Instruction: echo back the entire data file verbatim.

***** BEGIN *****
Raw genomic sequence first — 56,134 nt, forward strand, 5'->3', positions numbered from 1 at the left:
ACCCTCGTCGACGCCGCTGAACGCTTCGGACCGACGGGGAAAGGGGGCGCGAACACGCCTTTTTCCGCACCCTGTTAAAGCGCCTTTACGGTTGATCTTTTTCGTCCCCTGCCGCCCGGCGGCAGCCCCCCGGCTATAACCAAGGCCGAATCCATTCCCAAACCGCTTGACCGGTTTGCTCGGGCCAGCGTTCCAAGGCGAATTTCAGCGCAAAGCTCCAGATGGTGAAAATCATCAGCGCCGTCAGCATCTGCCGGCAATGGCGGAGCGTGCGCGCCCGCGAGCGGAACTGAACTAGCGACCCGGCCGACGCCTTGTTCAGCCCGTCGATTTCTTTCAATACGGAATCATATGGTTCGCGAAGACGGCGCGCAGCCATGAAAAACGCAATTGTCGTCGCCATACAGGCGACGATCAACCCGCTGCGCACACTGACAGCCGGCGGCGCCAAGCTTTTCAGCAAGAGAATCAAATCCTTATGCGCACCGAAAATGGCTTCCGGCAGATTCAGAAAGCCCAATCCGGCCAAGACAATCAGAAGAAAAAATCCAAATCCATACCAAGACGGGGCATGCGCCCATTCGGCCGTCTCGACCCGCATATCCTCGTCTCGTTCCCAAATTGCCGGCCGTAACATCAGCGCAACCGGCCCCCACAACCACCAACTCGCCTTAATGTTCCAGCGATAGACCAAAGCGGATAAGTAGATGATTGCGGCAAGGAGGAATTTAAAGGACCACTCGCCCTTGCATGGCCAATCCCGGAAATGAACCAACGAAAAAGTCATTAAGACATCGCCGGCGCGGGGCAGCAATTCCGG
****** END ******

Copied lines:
Raw genomic sequence first — 56,134 nt, forward strand, 5'->3', positions numbered from 1 at the left:
ACCCTCGTCGACGCCGCTGAACGCTTCGGACCGACGGGGAAAGGGGGCGCGAACACGCCTTTTTCCGCACCCTGTTAAAGCGCCTTTACGGTTGATCTTTTTCGTCCCCTGCCGCCCGGCGGCAGCCCCCCGGCTATAACCAAGGCCGAATCCATTCCCAAACCGCTTGACCGGTTTGCTCGGGCCAGCGTTCCAAGGCGAATTTCAGCGCAAAGCTCCAGATGGTGAAAATCATCAGCGCCGTCAGCATCTGCCGGCAATGGCGGAGCGTGCGCGCCCGCGAGCGGAACTGAACTAGCGACCCGGCCGACGCCTTGTTCAGCCCGTCGATTTCTTTCAATACGGAATCATATGGTTCGCGAAGACGGCGCGCAGCCATGAAAAACGCAATTGTCGTCGCCATACAGGCGACGATCAACCCGCTGCGCACACTGACAGCCGGCGGCGCCAAGCTTTTCAGCAAGAGAATCAAATCCTTATGCGCACCGAAAATGGCTTCCGGCAGATTCAGAAAGCCCAATCCGGCCAAGACAATCAGAAGAAAAAATCCAAATCCATACCAAGACGGGGCATGCGCCCATTCGGCCGTCTCGACCCGCATATCCTCGTCTCGTTCCCAAATTGCCGGCCGTAACATCAGCGCAACCGGCCCCCACAACCACCAACTCGCCTTAATGTTCCAGCGATAGACCAAAGCGGATAAGTAGATGATTGCGGCAAGGAGGAATTTAAAGGACCACTCGCCCTTGCATGGCCAATCCCGGAAATGAACCAACGAAAAAGTCATTAAGACATCGCCGGCGCGGGGCAGCAATTCCGG